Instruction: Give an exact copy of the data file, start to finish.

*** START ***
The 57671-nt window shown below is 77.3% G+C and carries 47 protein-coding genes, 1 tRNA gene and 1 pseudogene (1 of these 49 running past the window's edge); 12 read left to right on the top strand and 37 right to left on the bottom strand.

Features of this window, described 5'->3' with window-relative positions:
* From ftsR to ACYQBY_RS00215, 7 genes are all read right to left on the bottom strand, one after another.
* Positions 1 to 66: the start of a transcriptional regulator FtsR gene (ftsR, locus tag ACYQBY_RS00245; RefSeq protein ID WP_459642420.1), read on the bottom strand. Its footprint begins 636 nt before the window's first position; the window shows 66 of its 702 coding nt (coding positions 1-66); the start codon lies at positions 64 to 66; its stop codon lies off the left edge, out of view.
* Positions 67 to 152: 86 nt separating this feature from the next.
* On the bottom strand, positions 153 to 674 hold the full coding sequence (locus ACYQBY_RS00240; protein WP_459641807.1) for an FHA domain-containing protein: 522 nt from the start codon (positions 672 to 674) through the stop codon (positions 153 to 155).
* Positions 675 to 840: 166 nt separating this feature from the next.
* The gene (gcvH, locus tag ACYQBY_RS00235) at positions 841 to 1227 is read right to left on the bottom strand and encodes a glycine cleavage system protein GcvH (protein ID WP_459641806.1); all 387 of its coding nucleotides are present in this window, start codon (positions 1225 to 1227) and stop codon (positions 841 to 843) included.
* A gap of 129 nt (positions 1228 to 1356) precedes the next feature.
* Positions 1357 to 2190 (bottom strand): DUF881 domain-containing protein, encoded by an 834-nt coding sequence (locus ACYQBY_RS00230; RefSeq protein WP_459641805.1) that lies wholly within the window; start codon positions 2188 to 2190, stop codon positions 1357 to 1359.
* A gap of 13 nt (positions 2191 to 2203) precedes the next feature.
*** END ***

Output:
The 57671-nt window shown below is 77.3% G+C and carries 47 protein-coding genes, 1 tRNA gene and 1 pseudogene (1 of these 49 running past the window's edge); 12 read left to right on the top strand and 37 right to left on the bottom strand.

Features of this window, described 5'->3' with window-relative positions:
* From ftsR to ACYQBY_RS00215, 7 genes are all read right to left on the bottom strand, one after another.
* Positions 1 to 66: the start of a transcriptional regulator FtsR gene (ftsR, locus tag ACYQBY_RS00245; RefSeq protein ID WP_459642420.1), read on the bottom strand. Its footprint begins 636 nt before the window's first position; the window shows 66 of its 702 coding nt (coding positions 1-66); the start codon lies at positions 64 to 66; its stop codon lies off the left edge, out of view.
* Positions 67 to 152: 86 nt separating this feature from the next.
* On the bottom strand, positions 153 to 674 hold the full coding sequence (locus ACYQBY_RS00240; protein WP_459641807.1) for an FHA domain-containing protein: 522 nt from the start codon (positions 672 to 674) through the stop codon (positions 153 to 155).
* Positions 675 to 840: 166 nt separating this feature from the next.
* The gene (gcvH, locus tag ACYQBY_RS00235) at positions 841 to 1227 is read right to left on the bottom strand and encodes a glycine cleavage system protein GcvH (protein ID WP_459641806.1); all 387 of its coding nucleotides are present in this window, start codon (positions 1225 to 1227) and stop codon (positions 841 to 843) included.
* A gap of 129 nt (positions 1228 to 1356) precedes the next feature.
* Positions 1357 to 2190 (bottom strand): DUF881 domain-containing protein, encoded by an 834-nt coding sequence (locus ACYQBY_RS00230; RefSeq protein WP_459641805.1) that lies wholly within the window; start codon positions 2188 to 2190, stop codon positions 1357 to 1359.
* A gap of 13 nt (positions 2191 to 2203) precedes the next feature.